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April 9, 2013 8:23 am

A Rock is a Bullet: The Consequences of Palestinian Rock-Throwing

avatar by Anav Silverman / Tazpit News Agency

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iAhikam Simantov holds the rock that hit his head as an infant, causing permanent brain damage. Photo: Tzuriel Cohen-Araz.

For over 25 years, Palestinian rock-throwing has become a part of routine life for Jewish residents living in Judea and Samaria. On the roads to the settlement communities, many of the 300,000 residents living in the scenic region have experienced some kind of rock attack on their vehicle. While there has been much debate about the political significance of a Palestinian rock thrower by outside media observers and political commentators, for residents impacted by such rock attacks, the rock is simply seen as lethal.

For Ahikam Simantov from Ofra, a community established in 1975 on the main road between Jerusalem and Nablus, a rock thrown at his family’s car forever changed his life 23 years ago.  On May 1990, after celebrating Jerusalem Day in the country’s capital, the Simantov family was driving back home to Ofra when rocks began pelting their car along the way.  One rock smashed through the car window, hitting Ahikam’s head, who was seven-months-old at the time.

“It was a period when you couldn’t drive home without getting hit [by rocks],” said Edna Simantov, Ahikam’s mother to Tazpit News Agency in an exclusive interview. “My husband’s car had been hit the week before – this was the height of the first intifada – the roads were dangerous and everyone was getting protective shielding for their cars.”

“Ahikam began crying, his head hadn’t opened but it had begun to swell. At home, we washed him and removed all the pieces of shattered glass,” Simantov recalls. There were three other siblings in the car at the time.

Because there were no ambulances available, the Simantovs drove back to Jerusalem that night, and checked Ahikam into a hospital. The baby lost consciousness during the ride.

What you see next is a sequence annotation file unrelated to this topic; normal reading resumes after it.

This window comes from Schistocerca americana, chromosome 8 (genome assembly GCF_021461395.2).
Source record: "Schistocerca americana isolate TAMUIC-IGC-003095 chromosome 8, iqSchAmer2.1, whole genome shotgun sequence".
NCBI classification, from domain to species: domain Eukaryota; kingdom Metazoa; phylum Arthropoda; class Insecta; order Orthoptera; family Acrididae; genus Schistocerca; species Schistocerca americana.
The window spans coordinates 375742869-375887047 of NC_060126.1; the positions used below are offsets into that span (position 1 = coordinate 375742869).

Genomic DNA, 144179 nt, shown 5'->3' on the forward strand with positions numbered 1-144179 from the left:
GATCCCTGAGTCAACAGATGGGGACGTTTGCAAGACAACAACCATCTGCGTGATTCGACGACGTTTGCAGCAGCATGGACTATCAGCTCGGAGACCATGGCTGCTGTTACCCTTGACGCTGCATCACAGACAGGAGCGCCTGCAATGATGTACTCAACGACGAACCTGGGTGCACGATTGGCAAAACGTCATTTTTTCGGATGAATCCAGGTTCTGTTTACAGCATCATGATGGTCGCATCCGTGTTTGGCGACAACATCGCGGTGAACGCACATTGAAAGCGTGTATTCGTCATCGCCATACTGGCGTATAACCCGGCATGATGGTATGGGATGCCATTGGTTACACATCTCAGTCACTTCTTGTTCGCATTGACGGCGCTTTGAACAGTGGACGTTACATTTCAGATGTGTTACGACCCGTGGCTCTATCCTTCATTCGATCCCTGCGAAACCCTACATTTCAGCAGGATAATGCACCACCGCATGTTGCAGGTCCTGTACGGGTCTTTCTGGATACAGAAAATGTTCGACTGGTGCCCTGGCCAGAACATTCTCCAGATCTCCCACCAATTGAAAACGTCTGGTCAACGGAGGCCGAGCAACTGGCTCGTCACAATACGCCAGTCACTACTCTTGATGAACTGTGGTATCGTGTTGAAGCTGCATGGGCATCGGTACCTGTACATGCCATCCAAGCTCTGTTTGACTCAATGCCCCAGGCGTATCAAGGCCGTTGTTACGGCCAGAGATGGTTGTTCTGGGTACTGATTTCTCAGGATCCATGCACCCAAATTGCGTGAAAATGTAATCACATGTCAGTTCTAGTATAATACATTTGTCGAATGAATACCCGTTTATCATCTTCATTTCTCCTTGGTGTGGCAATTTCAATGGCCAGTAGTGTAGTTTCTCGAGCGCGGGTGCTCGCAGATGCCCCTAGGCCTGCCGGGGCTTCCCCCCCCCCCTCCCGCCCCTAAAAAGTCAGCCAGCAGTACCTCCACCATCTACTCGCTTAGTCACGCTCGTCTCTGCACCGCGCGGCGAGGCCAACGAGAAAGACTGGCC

“There was a lot of internal bleeding and the doctors weren’t sure that Ahikam would even survive,” said his mother.

Ahikam did survive but suffered permanent brain damage as a result of the rock crushing his skull, which later led to heavy epileptic seizures. When medication could no longer control his seizures, Ahikam’s parents began exploring options for surgery.

Although the Simantovs eventually located, with the help of family and friends, the Montreal Neurological Institute, where Ahikam underwent successful surgery at age 16 that stopped the epilepsy attacks, the 23-year-old feels that he got the hard end of the deal.

“I can’t read or write, I will never be able to serve in the army, or get my driving license,” Ahikam recounts sadly. “I will always have to depend on others to help me even with something as simple as sending an SMS. There are many days when I think to myself, why me?”

Ahikam as a baby hospitalized after a rock thrown by Palestinians struck his head. Photo: Simantov family.

Ahikam’s mother still keeps the rock that changed the trajectory of her son’s life and that of her family.  “We always knew that rocks were weapons and we’ve been suffering from this rock for decades,” says Edna, holding the giant rock in her hand. “Because of this, one-third of my son’s brain is missing. He walks with a limp, has back problems, cannot feel with his right hand and suffers from a weaker right side. I take him to physiotherapy three times a week. I had so much hope for him when he was born, there was so much potential.”

“This is an ongoing tragedy not only for Ahikam, but for our entire family,” concludes Edna. Ahikam’s older sister, Yael, 25, adds that “our entire family has lived in the shadow of this rock. My childhood changed, I feel as though I never really had one.”

Despite all this, Ahikam completed his National Service, a year of volunteer work for the state, where he says he gained more confidence taking care of horses, an activity that he continues to do today. He also gives talks and presentations about his life experience to Israeli police, soldiers, and students, which have been well-received.